Southern California

  • Community Health Councils, Los Angeles – $50,000: Community Health Councils is a non-profit, community-based health education and policy organization, whose mission is to promote social justice and achieve equity to improve the health and well-being of under-resourced populations. The award supported the development of a public finance and capital campaign strategy for a mixed-use development (the HUB) that will be a healthy food centered social enterprise in the Broadway-Manchester neighborhood.
  • Community Services Unlimited (CSU), Los Angeles- $50,000: The mission of CSU is to foster the creation of communities actively working to address the inequalities and systemic barriers that make sustainable communities and self-reliant life-styles unattainable. With the first of two TA grants, CSU created an executable business plan, allowing them to access development financing from a FreshWorks network lender for a social enterprise wellness center that includes a produce market, cafe, commercial kitchen and cold storage space. The second TA grant supported the purchase and installation of a point-of-sale (POS) system for the produce market.

Year 2 Grantees

Bay Area

  • Oakland Hot Plate, Oakland – $50,000: Located in downtown, Oakland Hot Plate is converting their successful cafe to a fresh food bodega market. The award supports site planning, market research, and updating their business model. Once reopened, the bodega will feature fresh local, organic produce; dry bulk items; prepared foods; grab and go deli items; refrigerated and frozen grocery items; and an indoor growing system for microgreens and culinary herbs.
  • Something Better Foods, Oakland – $9,900: Something Better Foods was founded to provide healthy, culturally appropriate alternatives to underserved African American communities. The TA grant supported development of a capital strategy and financial advising to develop a direct to consumer business plan that ensures products are affordable and accessible in low-income, low-access communities.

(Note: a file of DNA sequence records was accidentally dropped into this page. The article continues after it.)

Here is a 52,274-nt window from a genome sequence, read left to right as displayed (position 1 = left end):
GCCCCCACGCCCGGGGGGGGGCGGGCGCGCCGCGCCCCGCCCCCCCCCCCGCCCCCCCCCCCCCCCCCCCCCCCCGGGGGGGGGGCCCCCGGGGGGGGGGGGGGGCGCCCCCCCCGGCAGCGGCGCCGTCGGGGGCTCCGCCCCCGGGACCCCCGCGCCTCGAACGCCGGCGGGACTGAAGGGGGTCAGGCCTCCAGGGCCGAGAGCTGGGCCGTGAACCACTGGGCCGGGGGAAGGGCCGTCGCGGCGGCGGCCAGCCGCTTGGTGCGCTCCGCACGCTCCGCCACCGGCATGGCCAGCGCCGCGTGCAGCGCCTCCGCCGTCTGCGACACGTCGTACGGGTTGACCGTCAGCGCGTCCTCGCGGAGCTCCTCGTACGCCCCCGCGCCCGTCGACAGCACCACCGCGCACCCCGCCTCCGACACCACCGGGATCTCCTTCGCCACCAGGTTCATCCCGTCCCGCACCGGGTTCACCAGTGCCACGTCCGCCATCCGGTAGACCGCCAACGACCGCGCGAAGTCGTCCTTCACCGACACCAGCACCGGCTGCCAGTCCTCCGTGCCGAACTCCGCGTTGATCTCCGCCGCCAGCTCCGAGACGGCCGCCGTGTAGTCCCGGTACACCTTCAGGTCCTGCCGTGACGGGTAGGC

Central Valley

  • La Jacka Mobile, Fresno – $8,000: Ms. Miriam Martinez, founder and owner of La Jacka Mobile, prepares culturally relevant medicinal foods that are affordable to low income Latino communities across the Central Valley. She uses La Jacka Mobile as a platform to educate on healthy food alternatives and ensures access by selecting locations where she can have the most impact. She specializes in using the high protein, nutrient rich jackfruit; a skill she learned growing up in Nayarit, Mexico, where her family farmed, processed, and sold jackfruit. The award supported the development and launch of a long-term capital strategy for truck ownership and business planning.

Southern California

  • Gentefy, Montebello – $49,809: Gentefy serves as a catalyst for community-driven economic development. The award supported architectural, structural, and operations planning services for the BLVD MRKT, a revitalization project that is a partnership between Gentefy, the City of Montebello, and Genesis LA. BLVD MRKT will revitalize a block of downtown Montebello, while providing affordable, healthy food options and supporting emerging food entrepreneurs of color.
  • Todo Verde, Los Angeles- $1,000: Todo Verde is a woman of color owned business inspired by Latin American roots and flavors. Todo Verde is committed to advancing food equity and lifestyle shifts in healthy eating and self care through affordable plant-based food options, as well as educational opportunities like workshops and food demonstrations. The award supported developing a kitchen floor plan and equipment schedule for their brick and mortar location based in Boyle Heights.